Reception: Thursday, January 23, 2020 (6-8pm)
The Art Gallery at RPAC
"I once was a painter. Making art my whole life. But after finishing art school I was burnt out. The entire art world, the pretense, the self-importance of making art all day and then pandering to a following which an artist depends to make a living. It felt tight. Inspiration and passion ran low... I became a nurse. A really good cardiac nurse actually. There is much involved in medical science that is like creating art. Observing, connecting threads, processes, tactile work, every patient is different and requires creative thinking to meet help heal them. My paints were ignored for years, however I missed making. Therefore I started trying out complicated recipes, making children’s clothes, sewing costumes, recreating Masterworks with perler beads and the odd painting here and there.
I stumbled upon embroidery. The thread making marks similar to the way I once painted strokes. The subject matter though was just fun, not constricted or stuffy. It’s enjoyable to embroider subjects not traditionally thought to be decorative. To pair flowery fabrics with ham or lumberjack plaid with a uterus. The juxtaposition when pairing subject and fabric is a joy. And bonus, I get to create art while watching my children or on my lunch break at the hospital, relaxing in bed before falling asleep because thread is portable and the residual mess is nothing compared to oil paint.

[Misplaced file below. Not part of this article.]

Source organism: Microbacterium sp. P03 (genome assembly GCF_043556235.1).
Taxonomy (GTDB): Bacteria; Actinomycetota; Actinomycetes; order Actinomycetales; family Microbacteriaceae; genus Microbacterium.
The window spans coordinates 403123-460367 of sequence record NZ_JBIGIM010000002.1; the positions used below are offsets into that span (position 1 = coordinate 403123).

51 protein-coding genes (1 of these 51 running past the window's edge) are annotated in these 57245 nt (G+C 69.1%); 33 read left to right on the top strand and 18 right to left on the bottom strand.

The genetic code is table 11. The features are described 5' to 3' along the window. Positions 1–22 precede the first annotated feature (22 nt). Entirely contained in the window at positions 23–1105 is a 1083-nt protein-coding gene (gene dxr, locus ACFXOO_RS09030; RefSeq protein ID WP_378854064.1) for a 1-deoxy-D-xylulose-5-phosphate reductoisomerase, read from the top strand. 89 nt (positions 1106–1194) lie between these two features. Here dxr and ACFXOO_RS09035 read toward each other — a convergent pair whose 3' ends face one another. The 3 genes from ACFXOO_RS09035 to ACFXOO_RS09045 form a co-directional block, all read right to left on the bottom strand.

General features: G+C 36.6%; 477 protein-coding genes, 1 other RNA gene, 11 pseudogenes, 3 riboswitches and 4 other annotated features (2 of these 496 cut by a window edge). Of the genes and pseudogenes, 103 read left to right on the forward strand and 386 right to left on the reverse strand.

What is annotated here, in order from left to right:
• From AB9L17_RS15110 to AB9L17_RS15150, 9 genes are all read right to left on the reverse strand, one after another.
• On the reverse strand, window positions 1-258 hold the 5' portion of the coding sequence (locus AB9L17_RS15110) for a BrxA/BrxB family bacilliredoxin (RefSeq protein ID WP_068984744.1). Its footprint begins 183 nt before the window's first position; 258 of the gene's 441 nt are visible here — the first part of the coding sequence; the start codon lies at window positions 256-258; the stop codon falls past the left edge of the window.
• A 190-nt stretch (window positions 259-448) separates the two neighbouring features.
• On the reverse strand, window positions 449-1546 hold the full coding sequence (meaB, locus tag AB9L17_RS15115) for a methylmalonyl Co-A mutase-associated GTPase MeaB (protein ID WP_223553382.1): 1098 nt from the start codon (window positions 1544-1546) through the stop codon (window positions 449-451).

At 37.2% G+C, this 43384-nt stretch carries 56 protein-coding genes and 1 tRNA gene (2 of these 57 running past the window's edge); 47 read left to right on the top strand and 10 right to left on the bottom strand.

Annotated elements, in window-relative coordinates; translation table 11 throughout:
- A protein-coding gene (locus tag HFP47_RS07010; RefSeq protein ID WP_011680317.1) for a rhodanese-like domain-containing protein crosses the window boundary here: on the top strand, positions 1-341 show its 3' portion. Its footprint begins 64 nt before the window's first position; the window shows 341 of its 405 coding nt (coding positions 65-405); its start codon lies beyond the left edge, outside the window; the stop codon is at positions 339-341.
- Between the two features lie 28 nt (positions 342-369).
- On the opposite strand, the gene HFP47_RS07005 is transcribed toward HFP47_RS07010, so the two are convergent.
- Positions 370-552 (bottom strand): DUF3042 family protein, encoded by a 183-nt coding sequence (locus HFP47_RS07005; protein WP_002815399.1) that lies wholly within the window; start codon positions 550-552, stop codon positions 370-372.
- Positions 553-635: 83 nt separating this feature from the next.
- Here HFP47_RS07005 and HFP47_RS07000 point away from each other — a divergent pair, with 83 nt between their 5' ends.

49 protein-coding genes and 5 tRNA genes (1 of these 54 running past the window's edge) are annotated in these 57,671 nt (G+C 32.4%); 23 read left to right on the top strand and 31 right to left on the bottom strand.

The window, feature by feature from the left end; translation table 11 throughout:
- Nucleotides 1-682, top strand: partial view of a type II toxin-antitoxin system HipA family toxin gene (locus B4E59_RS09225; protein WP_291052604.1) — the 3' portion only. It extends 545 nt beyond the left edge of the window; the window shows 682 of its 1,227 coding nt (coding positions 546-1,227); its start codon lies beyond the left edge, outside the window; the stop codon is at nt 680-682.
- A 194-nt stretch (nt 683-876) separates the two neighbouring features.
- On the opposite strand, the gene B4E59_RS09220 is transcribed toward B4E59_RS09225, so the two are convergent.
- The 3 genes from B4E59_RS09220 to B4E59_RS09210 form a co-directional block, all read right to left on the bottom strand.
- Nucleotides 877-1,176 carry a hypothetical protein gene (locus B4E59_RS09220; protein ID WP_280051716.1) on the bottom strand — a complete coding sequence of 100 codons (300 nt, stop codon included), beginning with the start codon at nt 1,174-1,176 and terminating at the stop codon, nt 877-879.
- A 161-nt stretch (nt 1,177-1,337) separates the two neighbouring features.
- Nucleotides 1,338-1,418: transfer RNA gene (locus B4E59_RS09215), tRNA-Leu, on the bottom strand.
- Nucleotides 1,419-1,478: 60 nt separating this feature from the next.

So many people have returned to embroidery lately as an art form, you could talk about it being elevated from craft to art, with the comfort of why you do it as an artist as opposed to being able to paint, because it's handy and you can pick it up easily and keep returning to it. There is a turning away from slick commercial art, back to "evidence of hand" people want to know the art they are holding was made by someone that is accessible to them and not high brow. Our grandmothers embroidered so it connects us through time and place. The irreverent subject matter makes it even more accessible because it's humorous."
The Rochester Museum of Fine Arts is a community art initiative dedicated to the accessibility of contemporary works made by regionally, nationally, and internationally recognized artists.
Founded in 2011, the museum works to enrich people’s lives through the presentation of fine art. The museum is located in the Rochester Community Center (Suite 135) and Rochester Public Library.
The historic Andrew Carnegie Gallery (at the Rochester Public Library) and Mayor Harvey E. Bernier Room (at the Rochester Community Center, Suite 135) feature temporary art exhibits by emerging and seasoned artists, on an alternating monthly basis. The museum also curates The Art Gallery at the Rochester Performance & Arts Center (RPAC).
All gifts to the museum are meaningful, no matter how big or small. Donations from community members help us to realize our goals to present exceptional exhibits and events to the public. Your contribution will not only allow us to continue to fulfill our mission but to further deepen our impact in the community.
Help us create art experiences that foster inspiration, enjoyment, and discovery. Your tax-deductible gift provides general operating support for exhibitions, events, and public art projects. Whether it’s to honor or memorialize a family member or friend, or to celebrate a special occasion, this donation has a direct impact on our goal of sharing art with the widest possible audience.
News & Updates